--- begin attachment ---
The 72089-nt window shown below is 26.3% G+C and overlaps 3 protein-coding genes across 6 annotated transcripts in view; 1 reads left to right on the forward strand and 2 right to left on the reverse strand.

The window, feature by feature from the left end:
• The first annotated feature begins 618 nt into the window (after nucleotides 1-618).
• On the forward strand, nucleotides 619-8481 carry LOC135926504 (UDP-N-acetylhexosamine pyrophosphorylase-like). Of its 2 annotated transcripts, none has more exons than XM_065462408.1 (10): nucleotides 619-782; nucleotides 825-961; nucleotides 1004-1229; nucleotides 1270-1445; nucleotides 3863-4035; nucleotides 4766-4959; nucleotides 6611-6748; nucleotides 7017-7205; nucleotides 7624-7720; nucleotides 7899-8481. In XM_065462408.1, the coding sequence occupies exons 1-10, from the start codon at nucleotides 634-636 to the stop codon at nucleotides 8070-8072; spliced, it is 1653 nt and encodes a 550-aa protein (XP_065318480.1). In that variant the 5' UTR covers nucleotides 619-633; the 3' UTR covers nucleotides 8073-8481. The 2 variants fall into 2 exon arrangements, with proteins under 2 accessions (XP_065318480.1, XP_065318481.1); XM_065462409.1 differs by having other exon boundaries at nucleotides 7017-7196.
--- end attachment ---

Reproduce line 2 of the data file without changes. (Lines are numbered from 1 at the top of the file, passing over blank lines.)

The window, feature by feature from the left end: